Services are family-centered. Services address each family’s strengths, needs, priorities, and concerns, all of which are different for each family based on its unique culture and circumstances.
Services focus on the entire family, not just on the child’s needs. Inherent in this principle is the belief that families and caregivers, with appropriate supports and resources, play an important role in enhancing their children’s development. Family members are the most stable, influential, and valuable people in a child’s life (Iovannone, Dunlap, Huber, & Kincaid, 2003) and all families have strengths, in varying degrees, to assist their child in learning. Families are diverse and include both immediate and extended family members. Caregivers may be family members, but they also may be valued members of the family’s community, including, for example, a teacher, nanny, or babysitter.
Evidence of the effectiveness of parents and caregivers implementing supports in daily routines is growing. Studies in which the clinician trains and coaches caregivers to implement supports have revealed positive effects on child language and communication outcomes (Roberts & Kaiser, 2011) and a decrease in parental stress over the need to find extra time in which to conduct treatment (Kashinath, Woods, & Goldstein, 2006). In general, with appropriate clinician support and scaffolding, caregiver intervention is as effective in obtaining communication outcomes as clinician-implemented intervention (Romski, Sevcik, Adamson, Cheslock, & Smith, 2007).
When given the choice, most families and caregivers choose to participate actively in their child’s intervention plan (Crais, Roy, & Free, 2006). Services then become more collaborative and SLPs serve to support and consult with families and caregivers to achieve outcomes throughout daily routines.
Services are developmentally supportive and promote children’s participation in natural environments. Services that are developmentally supportive offer children authentic learning experiences to support functional communication development throughout everyday routines specific to the family, as well as interactive participation appropriate to the child’s age, developmental level, strengths, needs, and family priorities (ASHA, 2008).
According to IDEA (2004), natural environments for children who have or are at risk for disabilities are the same as those of typical same-aged peers who have no disabilities. A child’s primary natural environment is usually the home, but it also may include community settings such as a park, grocery store, or early-learning childcare program.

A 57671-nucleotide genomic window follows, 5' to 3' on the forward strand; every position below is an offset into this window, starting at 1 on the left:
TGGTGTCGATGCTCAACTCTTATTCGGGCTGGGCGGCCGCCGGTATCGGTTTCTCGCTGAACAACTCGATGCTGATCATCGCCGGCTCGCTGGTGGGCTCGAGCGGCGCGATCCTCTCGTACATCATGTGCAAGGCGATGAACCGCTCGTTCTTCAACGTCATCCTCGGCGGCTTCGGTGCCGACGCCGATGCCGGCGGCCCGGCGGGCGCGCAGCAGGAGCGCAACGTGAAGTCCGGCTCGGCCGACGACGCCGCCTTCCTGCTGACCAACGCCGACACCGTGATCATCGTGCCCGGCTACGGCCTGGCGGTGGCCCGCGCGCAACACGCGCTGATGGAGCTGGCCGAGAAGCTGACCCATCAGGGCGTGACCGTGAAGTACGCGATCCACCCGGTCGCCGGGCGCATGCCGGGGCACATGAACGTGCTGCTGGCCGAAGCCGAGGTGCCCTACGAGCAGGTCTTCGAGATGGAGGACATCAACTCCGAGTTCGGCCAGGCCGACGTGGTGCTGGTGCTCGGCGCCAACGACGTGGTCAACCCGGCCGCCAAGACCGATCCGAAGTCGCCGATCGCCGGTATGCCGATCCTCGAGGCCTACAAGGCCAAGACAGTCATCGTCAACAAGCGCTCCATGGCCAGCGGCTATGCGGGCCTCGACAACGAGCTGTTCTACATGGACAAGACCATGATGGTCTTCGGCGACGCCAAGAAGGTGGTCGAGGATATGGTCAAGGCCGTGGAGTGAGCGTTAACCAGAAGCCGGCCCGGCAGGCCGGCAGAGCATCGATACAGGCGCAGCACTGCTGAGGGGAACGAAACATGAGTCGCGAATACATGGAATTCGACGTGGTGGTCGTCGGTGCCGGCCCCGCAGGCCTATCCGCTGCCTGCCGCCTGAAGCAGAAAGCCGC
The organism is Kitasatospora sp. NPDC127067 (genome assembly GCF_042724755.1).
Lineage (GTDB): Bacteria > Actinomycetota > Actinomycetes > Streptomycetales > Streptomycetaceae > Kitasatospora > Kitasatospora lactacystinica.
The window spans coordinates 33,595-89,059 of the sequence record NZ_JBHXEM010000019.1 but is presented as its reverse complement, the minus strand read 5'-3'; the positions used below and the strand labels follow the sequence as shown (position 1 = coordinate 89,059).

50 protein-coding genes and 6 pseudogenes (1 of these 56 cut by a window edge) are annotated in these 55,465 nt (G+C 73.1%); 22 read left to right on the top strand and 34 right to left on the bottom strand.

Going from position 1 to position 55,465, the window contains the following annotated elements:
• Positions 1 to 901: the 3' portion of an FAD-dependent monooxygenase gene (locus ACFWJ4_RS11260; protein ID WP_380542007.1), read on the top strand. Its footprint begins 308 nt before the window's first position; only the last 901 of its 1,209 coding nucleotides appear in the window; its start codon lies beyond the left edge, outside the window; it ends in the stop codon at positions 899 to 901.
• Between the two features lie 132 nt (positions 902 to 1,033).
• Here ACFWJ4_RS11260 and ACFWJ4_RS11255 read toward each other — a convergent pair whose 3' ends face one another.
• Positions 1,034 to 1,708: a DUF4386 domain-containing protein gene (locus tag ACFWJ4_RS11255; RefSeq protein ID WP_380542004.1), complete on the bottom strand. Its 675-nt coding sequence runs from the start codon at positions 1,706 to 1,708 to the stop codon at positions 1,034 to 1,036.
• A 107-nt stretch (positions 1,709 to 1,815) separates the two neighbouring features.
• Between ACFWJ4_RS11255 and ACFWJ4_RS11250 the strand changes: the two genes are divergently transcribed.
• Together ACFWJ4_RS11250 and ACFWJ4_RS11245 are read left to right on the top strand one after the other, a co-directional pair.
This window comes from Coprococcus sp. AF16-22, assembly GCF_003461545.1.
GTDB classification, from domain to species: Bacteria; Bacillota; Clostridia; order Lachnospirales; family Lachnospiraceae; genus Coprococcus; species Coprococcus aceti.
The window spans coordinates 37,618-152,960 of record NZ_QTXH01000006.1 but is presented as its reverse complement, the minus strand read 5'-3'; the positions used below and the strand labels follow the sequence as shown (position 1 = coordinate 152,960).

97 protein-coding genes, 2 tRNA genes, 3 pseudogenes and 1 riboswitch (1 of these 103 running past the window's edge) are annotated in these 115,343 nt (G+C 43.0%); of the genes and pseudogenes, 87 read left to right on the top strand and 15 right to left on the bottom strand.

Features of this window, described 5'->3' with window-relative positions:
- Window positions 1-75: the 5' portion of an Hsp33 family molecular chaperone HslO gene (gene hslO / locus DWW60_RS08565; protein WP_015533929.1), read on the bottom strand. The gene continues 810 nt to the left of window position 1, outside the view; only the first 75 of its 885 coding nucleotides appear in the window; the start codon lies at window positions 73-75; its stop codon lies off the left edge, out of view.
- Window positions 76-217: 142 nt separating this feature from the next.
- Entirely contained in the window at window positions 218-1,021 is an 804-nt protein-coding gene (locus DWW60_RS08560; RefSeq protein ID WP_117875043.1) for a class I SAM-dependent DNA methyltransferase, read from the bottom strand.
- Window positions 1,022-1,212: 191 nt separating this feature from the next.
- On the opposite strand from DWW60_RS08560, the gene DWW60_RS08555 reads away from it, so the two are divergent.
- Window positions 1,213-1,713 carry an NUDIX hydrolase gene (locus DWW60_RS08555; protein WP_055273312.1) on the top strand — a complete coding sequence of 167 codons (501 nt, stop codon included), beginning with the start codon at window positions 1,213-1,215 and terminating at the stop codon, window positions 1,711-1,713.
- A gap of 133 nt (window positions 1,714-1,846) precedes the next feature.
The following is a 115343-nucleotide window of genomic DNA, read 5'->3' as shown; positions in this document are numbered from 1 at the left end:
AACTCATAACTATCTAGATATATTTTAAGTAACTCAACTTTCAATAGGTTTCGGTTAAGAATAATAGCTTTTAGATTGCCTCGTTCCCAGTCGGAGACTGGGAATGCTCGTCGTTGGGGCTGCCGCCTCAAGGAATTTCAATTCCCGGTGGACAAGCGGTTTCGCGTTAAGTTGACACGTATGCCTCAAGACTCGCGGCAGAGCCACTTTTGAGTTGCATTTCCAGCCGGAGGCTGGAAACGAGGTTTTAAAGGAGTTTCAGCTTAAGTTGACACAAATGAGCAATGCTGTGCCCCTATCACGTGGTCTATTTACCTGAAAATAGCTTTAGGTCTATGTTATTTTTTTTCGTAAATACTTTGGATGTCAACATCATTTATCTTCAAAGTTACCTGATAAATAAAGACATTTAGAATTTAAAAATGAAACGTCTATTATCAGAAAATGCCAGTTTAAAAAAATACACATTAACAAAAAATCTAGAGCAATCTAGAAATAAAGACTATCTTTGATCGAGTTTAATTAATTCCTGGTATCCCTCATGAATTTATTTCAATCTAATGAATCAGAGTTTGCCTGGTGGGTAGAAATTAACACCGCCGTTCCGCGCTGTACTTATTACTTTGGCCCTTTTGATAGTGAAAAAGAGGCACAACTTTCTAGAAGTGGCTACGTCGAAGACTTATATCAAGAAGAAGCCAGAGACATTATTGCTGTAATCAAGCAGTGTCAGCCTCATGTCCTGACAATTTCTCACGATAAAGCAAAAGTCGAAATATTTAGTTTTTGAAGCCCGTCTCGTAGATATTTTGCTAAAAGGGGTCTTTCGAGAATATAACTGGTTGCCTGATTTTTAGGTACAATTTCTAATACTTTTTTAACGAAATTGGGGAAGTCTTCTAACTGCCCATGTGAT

Providing services in a child’s environment extends beyond location alone to include typical events that occur throughout the day, such as caregiving routines (e.g., dressing, feeding, and bathing) and play routines (e.g., building with blocks, rolling a ball, or playing on a swing set). Intervention in natural environments, conducted by the family and caregivers, provides realistic social contexts and offers multiple opportunities for successful communication and learning throughout the child’s day.
Services are comprehensive, collaborative, and team-based. An SLP is one clinician among several professionals on a team, with the child and family at the center, and provides unique insights related to communication development.
A comprehensive team-based approach is recommended because eligible children may have or be at risk for having delayed development in a variety of areas that require consultation from a number of professionals. Families and caregivers, who know their children best, can also offer valuable insight and knowledge.
Although there are multiple service delivery models for teams to follow, their common goal is to support families in their ability to enhance their child’s development. Models that best meet this goal are collaborative, such as interdisciplinary or transdisciplinary models, and stress the importance of communication among team members, family involvement, and embedded intervention within natural environments.
Identifying Routines